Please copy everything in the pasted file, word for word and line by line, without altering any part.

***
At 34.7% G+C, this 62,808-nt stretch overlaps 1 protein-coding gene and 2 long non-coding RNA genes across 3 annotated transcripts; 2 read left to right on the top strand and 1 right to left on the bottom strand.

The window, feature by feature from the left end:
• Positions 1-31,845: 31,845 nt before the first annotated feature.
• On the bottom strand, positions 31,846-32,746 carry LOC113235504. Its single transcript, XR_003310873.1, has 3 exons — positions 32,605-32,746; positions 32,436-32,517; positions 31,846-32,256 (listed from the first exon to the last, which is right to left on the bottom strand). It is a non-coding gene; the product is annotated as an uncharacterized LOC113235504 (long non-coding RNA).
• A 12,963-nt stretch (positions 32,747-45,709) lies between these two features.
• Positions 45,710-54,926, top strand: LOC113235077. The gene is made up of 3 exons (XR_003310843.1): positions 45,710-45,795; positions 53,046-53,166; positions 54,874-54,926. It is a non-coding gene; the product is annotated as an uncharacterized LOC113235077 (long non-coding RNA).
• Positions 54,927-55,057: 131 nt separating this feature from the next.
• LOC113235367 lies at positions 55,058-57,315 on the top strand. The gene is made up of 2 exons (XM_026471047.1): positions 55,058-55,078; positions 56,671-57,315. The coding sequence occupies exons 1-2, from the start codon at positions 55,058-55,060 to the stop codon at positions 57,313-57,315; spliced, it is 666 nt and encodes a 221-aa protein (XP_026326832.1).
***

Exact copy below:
At 34.7% G+C, this 62,808-nt stretch overlaps 1 protein-coding gene and 2 long non-coding RNA genes across 3 annotated transcripts; 2 read left to right on the top strand and 1 right to left on the bottom strand.

The window, feature by feature from the left end:
• Positions 1-31,845: 31,845 nt before the first annotated feature.
• On the bottom strand, positions 31,846-32,746 carry LOC113235504. Its single transcript, XR_003310873.1, has 3 exons — positions 32,605-32,746; positions 32,436-32,517; positions 31,846-32,256 (listed from the first exon to the last, which is right to left on the bottom strand). It is a non-coding gene; the product is annotated as an uncharacterized LOC113235504 (long non-coding RNA).
• A 12,963-nt stretch (positions 32,747-45,709) lies between these two features.
• Positions 45,710-54,926, top strand: LOC113235077. The gene is made up of 3 exons (XR_003310843.1): positions 45,710-45,795; positions 53,046-53,166; positions 54,874-54,926. It is a non-coding gene; the product is annotated as an uncharacterized LOC113235077 (long non-coding RNA).
• Positions 54,927-55,057: 131 nt separating this feature from the next.
• LOC113235367 lies at positions 55,058-57,315 on the top strand. The gene is made up of 2 exons (XM_026471047.1): positions 55,058-55,078; positions 56,671-57,315. The coding sequence occupies exons 1-2, from the start codon at positions 55,058-55,060 to the stop codon at positions 57,313-57,315; spliced, it is 666 nt and encodes a 221-aa protein (XP_026326832.1).